[Twisted-Python] Twisted CallLater: Advanced Usage
m at moshez.org
Sun Jul 13 08:24:34 EDT 2003
Those of you who heard my talks, either at Europython or Strakt, probably
remember me going on about how to use reactor.callLater(0,) to partition
algorithms into bite-size chunks, that would not delay the main loop too
much. This a topic which is interesting to me. I'm still waiting for glyph
to write the ultimate "What is Blocking" treatise, but I may give up and
write something myself. In the meantime, I want to present to advanced
examples of what you can achieve by using this technique.
optFactorial is an optimized version of the factorial function from my
talk. The trick here is to do 10 steps (or whatever argument is given
to us, if the user wants to optimize further by tweaking) at a time.
I have not profiled: possibly, it only becomes worth the complexity
at a much higher step number. However, this is an important example if
you are writing algorithms. It showcases how the assignment-paradigm
and the tail-call paradigm can be combined seamlessly to produce a
more complicated, but more efficient, whole.
def optFactorial(n, steps=10, d=None, acc=1L):
d = d or defer.Deferred()
for i in range(steps):
n, acc = n-1, acc*n
reactor.callLater(0, optFactorial, n, steps, d, acc)
os_path_walk is a reimplementation of os.path.walk, from Python's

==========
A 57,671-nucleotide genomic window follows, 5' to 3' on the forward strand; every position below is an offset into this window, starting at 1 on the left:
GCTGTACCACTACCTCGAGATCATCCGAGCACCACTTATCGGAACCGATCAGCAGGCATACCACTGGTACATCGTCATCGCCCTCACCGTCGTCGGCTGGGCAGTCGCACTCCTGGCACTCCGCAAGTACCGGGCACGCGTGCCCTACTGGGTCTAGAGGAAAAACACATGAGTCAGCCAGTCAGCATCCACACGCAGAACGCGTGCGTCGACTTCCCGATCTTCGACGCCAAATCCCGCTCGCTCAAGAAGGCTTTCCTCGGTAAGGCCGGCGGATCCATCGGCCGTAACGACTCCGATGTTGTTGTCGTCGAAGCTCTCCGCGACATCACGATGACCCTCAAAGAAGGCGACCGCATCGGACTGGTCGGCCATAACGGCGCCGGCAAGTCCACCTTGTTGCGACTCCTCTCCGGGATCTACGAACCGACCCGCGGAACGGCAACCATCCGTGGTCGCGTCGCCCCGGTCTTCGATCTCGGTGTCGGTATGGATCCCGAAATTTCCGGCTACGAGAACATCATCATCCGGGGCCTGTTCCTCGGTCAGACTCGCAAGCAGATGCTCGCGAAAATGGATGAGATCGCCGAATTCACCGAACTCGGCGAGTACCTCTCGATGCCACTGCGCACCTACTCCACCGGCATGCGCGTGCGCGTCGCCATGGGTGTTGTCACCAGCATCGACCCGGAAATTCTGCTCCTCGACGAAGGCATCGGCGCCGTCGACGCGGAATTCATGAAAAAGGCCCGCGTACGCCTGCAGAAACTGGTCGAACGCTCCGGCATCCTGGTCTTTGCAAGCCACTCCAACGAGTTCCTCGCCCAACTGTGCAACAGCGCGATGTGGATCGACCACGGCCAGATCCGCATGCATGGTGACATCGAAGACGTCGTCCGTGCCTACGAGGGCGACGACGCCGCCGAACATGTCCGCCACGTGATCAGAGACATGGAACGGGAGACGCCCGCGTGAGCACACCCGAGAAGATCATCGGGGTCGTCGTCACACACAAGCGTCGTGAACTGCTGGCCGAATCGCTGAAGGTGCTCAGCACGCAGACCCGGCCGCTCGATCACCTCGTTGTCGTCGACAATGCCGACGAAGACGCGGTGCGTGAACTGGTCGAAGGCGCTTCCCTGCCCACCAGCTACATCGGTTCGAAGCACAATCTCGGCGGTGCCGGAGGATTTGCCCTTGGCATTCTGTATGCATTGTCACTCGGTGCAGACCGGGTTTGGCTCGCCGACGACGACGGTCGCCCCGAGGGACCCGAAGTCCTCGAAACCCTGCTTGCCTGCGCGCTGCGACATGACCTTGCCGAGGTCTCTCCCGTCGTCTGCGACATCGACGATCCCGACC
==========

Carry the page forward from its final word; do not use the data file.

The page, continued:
standard library, in an asynchronous manner. Here the word "asynchronous"
is literal: while it will call the visit() function with the same arguments,
in the same order, it does not guarantee when it will do so: certainly,
it is not likely to finish its work by the time it returns. yield, explicit
and implicit .next() calls and recursion combine to make sure that we will
never delay the mainloop more than the time it takes to do one os.listdir.
Note that unlike the os.path.walk function, here an exception anywhere
terminates the loop and lets us now of the failure.
This example, in particular, shows how frighteningly similar Twisted
can be to threads :) In effect, this is much like doing something
lambda arg, dirname, filenames:
reactor.callFromThread(visit, arg, dirname, filenames),
except without the overhead of thread spawning and thread communication
[mutexes, etc.] However, note that many of the thread caveats remain:
if you have other code running, this code cannot know how many of the
visit() functions will be called by the time it runs.
from __future__ import generators
def os_path_walk(path, visit, arg):
d = defer.Deferred()
files = os.listdir(path)
visit(arg, path, files)
for file in files:
for _ in walk(os.path.join(path, file):
next = walk(path).next
Moshe Zadka -- http://moshez.org/
Buffy: I don't like you hanging out with someone that... short.
Riley: Yeah, a lot of young people nowadays are experimenting with shortness.
Agile Programming Language -- http://www.python.org/
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